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How brands can connect with youths through music

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A quick survey of your environment reveals that you are surrounded by tangible things purchased because someone or something told you they are of the best quality, the elite type, the best brands. Chances are that the brand told you that. Or if they didn’t initially bring you in, they are working hard to continue to convince you that you are where you ought to be – by their side – and change isn’t a bother.

Brands are the behemoths of capitalism, an economic system based on the private ownership of the means of production and their operation for profit. They want to make a profit selling products to you, backed by the best emotional play via targeted messages called advertising. If it’s a shirt, why not tickle their vanity and tell them that they don’t look good enough without this shirt? A telco will push the message of hyper-connectivity and moving life of ease via the internet. Of course, they would be the ones to supply you that internet. Condom companies will say your thrusts earn her trust, and so for a better partnership, your sex life has boundaries that exist to protect you. Who owns these latex boundaries? Condom Companies. You see?

According to United Nations Education, Scientific and Cultural Organization (UNESCO), at the beginning of 2012, the world population surpassed 7 billion with people under the age of 30 accounting for more than half of this number (50.5%). According to a survey, 89.7% of people under 30 lived in emerging and developing economies, particularly in the Middle East and Africa.

According to Bloomberg, Nigeria’s population reached 182 million in 2016, with more than half its people under 30 years of age. Brands see these numbers as a goldmine. A population with some spending power who can make the country good business for them. Young people speak a language of ease, of fast deliveries, instant connectivity, and are more likely to be open and adaptable to change or inventions. Everything is on the go.

Young people like music. Many have lives that are sound-tracked by musicians who have become stars due to a vibrant young fan base. Music is a religion to many, and an influential part of their lives. Happiness, sadness, inspiration, education, and celebrations are all linked to music. If brands are looking to get at these people, indirect marketing through the music becomes a very viable option.

But what brand can you say have truly found a way to dominate youth culture? While many back the biggest concerts via sponsorships and brand exposures, others look towards creating curated spaces and music-heavy activities for young people. Others go straight to the creators of the music, drop the cash, and get the endorsement. There’s nothing new to see here. The specifics in these interactions are subject to evolution, but the format and principles never change. Young people want turn-up and happiness. Oya, give them.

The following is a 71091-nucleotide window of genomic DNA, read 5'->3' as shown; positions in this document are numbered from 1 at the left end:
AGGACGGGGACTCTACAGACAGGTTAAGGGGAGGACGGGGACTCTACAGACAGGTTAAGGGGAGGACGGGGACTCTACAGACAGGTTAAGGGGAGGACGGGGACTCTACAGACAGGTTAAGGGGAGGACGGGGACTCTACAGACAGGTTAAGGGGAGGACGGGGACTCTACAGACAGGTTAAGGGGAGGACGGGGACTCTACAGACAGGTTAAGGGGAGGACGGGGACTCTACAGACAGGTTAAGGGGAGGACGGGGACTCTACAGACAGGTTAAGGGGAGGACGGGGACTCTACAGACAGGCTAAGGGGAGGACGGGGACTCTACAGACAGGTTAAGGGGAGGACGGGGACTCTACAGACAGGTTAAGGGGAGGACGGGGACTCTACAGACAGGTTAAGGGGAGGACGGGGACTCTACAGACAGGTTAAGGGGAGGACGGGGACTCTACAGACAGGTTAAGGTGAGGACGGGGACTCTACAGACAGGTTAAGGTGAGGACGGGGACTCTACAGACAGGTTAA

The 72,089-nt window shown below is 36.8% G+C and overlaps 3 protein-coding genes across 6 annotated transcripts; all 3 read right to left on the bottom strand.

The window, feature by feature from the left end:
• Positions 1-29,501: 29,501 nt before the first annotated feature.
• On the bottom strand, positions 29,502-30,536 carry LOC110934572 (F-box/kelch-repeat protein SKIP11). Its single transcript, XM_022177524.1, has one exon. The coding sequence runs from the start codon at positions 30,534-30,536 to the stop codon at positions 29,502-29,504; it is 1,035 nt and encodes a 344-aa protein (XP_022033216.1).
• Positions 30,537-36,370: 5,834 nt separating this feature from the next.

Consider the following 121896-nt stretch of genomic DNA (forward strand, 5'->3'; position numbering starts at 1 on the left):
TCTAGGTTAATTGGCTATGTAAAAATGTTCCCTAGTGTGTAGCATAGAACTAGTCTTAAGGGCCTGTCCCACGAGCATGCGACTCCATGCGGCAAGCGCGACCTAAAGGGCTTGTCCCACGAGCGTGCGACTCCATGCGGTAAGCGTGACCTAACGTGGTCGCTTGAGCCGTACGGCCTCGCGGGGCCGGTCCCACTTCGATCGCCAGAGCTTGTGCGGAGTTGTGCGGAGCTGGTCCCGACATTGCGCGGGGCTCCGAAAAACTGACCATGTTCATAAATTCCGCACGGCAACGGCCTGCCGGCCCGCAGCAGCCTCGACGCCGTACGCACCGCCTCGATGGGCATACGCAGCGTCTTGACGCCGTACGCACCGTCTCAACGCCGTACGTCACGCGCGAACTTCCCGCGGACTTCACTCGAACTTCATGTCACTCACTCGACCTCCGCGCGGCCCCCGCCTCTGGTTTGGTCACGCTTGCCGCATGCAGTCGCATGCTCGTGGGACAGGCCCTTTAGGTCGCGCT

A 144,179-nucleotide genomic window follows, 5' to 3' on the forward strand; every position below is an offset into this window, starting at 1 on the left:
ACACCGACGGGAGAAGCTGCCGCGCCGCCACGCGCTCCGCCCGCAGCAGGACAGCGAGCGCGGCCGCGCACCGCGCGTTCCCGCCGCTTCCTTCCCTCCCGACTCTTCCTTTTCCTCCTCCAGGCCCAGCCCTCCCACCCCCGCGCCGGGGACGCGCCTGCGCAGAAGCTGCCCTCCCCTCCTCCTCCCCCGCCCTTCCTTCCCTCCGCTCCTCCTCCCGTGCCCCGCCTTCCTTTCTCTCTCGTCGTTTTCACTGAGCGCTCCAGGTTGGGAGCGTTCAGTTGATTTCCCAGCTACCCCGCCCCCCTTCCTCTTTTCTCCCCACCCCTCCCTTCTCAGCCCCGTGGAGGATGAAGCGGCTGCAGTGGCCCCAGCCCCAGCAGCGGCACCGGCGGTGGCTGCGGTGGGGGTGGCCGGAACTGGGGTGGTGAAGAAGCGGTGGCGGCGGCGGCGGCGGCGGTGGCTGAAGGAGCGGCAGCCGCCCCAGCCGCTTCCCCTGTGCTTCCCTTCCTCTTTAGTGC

But someone might have a new way. Or perhaps have cracked a new code, as no other has done. Nike recently collaborated with youth culture publication, ‘The Native’ Magazine.  The partnership saw both companies release a ‘Nike by Native’ special edition jersey, which is steeped in elements drawn from the local culture. It sold out in 14 hours.

“We’re always looking to create cool experiences, whether it’s a small thing, or a big one,” says Seni Saraki the 23-year old Co-Founder and Editor-in-Chief of The Native. “We are trying to create them and get it across through music.”

The secret to that, he says, is by limiting the company’s interference. Native started out by curating music for a fanbase that needed extra engagement and individualist takes on quality music. The company also invested in offline engagements, via events designed with the same motive. Its headline concert, NativeLand, which held its fifth edition in December, attracted thousands, and had sponsorship from major brands.

“If you are coming into Native World, we bring you into our world. How do you fit into our world?” Saraki asks. “Sometimes people put too much emphasis on the finances. The brand feels because they give you some money, they can take over your brand, your experience and everything.

“Of course, the money is important, and a lot of things can’t happen without the money, but nothing is more important than your identity,” he says.

The success of Native is a great indicator of the powers that are carried by the trusted voices who interact with the youths. It’s like influencer culture. Only this time for real influencers who actually get to do the ‘INFLUENCING’. Where you speak a message in a language that is best communicated via shared interests. That’s what the Native has done. They were trusted also with the content marketing for the promo of Nigeria’s Nike-designed kits at the 2018 World Cup in Russia. It also sold out in minutes.

Step 1: Find Your Niche Within Your Niche.
Step 2: Grow it organically. Feed it constantly. Ensure quality.
Step 3: Organize offline, and bring your people together. Let group power be fostered.
Step 4: Monetize with sense. Keyword: Sense. Don’t Sell-Out.


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